If Tiger is any sort of paragon, the press created that image, and it is disingenuous to then use that as an excuse to ferret out every detail of his life.
There are two profoundly disturbing ethical elements of the Woods case. One is this “want to know” problem. Just because the press or the public is curious privacy should not be discarded as a respectable concept. Secondly, the idea that information needs to be responsibly sourced is not dead, no matter what you read about this case.
Just for fun, let’s look at a paragraph written by Jemele Hill in an ESPN.com column: “Woods’ request for privacy became irrelevant the moment the conjecture began that there might have been a conflict between Woods and his wife on Thanksgiving over last week’s National Enquirer story about an affair. Nothing has been verified, though TMZ.com reported Monday that the Florida Highway Patrol is seeking a search warrant for hospital records to investigate the probable cause of Woods’ injuries — a report the FHP doesn’t confirm. But at this point, confirmation doesn’t matter. What matters is the speculation that the rumored conflict was the reason not only for Woods’ hasty late-night departure, but also for his refusal so far to be interviewed by the Highway Patrol.”
Am I in a circus funhouse or did I just read that Woods” request for privacy became irrelevant because of conjecture in the bleeping National Enquirer that has not been verified? And, did I really read that without independent verification ESPN.com is reporting something from TMZ.com even though the Florida Highway Patrol specifically denied the contention? This hall of mirrors gets even more delightful when Hill writes that “what matters is the speculation that the rumored conflict…” In the name of all that is holy and ethical can anyone tell me why a respected journalist’s keyboard didn’t freeze up when she wrote that sentence? And did a cadre of editors actually approve that copy without a roomful of belly laughs?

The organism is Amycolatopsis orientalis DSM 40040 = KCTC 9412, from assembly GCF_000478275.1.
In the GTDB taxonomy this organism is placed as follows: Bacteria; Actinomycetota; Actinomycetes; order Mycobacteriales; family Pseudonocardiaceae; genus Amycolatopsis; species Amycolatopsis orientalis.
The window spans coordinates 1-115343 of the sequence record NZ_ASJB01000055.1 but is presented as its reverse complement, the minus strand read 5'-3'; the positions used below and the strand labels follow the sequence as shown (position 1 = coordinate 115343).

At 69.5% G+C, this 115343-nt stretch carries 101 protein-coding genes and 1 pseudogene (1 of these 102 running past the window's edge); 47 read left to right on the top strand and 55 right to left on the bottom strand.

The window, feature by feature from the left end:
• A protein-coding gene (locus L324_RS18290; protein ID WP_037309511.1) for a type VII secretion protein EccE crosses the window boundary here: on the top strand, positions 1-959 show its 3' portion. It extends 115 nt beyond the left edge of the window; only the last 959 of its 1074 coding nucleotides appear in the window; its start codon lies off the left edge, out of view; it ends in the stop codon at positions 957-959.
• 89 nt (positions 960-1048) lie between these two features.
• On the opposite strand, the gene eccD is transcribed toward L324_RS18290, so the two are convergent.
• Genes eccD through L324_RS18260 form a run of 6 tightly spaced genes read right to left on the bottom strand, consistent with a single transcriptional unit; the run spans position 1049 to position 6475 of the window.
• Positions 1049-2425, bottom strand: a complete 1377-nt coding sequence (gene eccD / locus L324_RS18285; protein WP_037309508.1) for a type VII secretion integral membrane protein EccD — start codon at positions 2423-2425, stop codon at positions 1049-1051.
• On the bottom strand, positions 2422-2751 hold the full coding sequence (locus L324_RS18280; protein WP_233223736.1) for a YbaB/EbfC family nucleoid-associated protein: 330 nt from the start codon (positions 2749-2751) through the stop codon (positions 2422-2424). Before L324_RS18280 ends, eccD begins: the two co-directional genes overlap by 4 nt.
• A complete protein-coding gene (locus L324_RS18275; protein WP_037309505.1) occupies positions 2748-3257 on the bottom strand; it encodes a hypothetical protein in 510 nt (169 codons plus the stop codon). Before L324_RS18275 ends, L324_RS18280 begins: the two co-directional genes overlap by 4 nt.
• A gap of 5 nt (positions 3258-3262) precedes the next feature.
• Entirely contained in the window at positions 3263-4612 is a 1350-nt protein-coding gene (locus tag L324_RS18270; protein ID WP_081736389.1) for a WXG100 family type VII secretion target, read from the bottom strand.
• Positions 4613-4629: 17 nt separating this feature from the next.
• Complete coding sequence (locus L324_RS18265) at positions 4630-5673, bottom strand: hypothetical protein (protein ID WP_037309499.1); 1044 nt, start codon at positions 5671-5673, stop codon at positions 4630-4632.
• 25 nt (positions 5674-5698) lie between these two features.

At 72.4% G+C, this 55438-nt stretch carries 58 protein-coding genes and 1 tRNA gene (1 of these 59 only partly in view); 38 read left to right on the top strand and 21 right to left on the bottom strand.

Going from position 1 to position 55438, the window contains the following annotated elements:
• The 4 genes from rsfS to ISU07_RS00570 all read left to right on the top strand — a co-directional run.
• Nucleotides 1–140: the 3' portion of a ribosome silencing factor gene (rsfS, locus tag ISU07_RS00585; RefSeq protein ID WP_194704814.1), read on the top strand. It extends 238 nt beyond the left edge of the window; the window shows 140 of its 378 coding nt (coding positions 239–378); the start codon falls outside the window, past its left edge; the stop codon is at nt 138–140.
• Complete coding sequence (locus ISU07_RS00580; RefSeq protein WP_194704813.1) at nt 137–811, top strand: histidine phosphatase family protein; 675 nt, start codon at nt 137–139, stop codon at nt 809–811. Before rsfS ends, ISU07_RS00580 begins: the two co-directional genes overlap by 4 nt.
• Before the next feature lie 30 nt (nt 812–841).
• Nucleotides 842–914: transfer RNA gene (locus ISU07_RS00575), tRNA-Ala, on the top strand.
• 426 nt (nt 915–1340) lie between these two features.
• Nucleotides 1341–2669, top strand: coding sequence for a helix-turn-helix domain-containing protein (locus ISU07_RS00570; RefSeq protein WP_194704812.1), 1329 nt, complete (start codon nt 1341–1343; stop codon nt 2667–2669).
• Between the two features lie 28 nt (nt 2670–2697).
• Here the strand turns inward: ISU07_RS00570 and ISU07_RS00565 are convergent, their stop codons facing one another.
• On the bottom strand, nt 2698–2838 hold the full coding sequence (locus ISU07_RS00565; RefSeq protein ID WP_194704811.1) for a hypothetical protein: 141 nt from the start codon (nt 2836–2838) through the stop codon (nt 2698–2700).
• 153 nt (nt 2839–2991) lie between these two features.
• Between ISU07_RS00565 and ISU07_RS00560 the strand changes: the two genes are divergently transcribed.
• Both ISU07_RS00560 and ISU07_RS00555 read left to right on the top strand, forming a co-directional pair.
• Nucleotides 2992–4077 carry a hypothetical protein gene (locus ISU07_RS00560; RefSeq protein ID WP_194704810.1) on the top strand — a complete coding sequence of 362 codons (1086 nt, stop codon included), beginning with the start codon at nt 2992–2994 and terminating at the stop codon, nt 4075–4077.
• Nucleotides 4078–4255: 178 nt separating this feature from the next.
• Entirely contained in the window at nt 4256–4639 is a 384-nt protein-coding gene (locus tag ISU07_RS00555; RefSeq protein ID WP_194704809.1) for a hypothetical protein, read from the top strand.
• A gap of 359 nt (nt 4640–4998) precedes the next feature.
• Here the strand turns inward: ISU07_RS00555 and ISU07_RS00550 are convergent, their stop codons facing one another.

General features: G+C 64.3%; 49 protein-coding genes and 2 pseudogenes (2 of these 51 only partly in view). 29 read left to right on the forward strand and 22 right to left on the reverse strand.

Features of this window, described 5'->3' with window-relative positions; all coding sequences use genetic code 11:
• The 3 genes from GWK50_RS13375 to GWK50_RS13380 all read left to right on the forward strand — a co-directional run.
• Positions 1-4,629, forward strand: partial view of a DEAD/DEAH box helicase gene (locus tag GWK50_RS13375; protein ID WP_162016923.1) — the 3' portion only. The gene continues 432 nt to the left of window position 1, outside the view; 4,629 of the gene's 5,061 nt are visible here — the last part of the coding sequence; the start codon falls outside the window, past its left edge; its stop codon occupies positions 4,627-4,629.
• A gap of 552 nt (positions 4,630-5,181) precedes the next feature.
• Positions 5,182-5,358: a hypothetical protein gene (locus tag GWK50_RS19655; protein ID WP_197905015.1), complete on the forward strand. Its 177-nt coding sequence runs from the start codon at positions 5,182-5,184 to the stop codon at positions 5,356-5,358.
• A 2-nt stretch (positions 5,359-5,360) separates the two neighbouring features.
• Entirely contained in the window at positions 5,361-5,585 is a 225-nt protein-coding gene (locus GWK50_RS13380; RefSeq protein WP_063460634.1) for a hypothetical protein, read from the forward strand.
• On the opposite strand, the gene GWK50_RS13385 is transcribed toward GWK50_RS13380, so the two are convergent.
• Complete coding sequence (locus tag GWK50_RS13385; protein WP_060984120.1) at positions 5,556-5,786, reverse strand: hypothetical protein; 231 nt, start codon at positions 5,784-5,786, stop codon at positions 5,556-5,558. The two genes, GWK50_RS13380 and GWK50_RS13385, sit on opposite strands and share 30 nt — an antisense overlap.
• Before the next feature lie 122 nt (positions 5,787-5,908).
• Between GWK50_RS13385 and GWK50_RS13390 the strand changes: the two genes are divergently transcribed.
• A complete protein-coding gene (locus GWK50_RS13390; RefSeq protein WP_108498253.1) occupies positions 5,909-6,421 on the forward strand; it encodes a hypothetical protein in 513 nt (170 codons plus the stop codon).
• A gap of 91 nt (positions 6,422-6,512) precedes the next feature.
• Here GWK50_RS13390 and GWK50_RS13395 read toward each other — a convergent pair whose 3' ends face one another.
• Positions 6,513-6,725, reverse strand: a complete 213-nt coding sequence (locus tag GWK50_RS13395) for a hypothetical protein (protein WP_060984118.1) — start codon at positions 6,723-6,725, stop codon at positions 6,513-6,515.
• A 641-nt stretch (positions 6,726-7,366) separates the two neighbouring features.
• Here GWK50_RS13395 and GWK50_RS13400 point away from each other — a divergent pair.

I know I am accused of being a journalistic dreamer, but I pray I did not miss the memo that said speculation about rumors is what really matters. I am so old I remember the day the National Enquirer was considered a joke in newsrooms. Things don’t become news just because some irresponsible fool asserts something. In journalism we verify facts in an attempt to show they are true!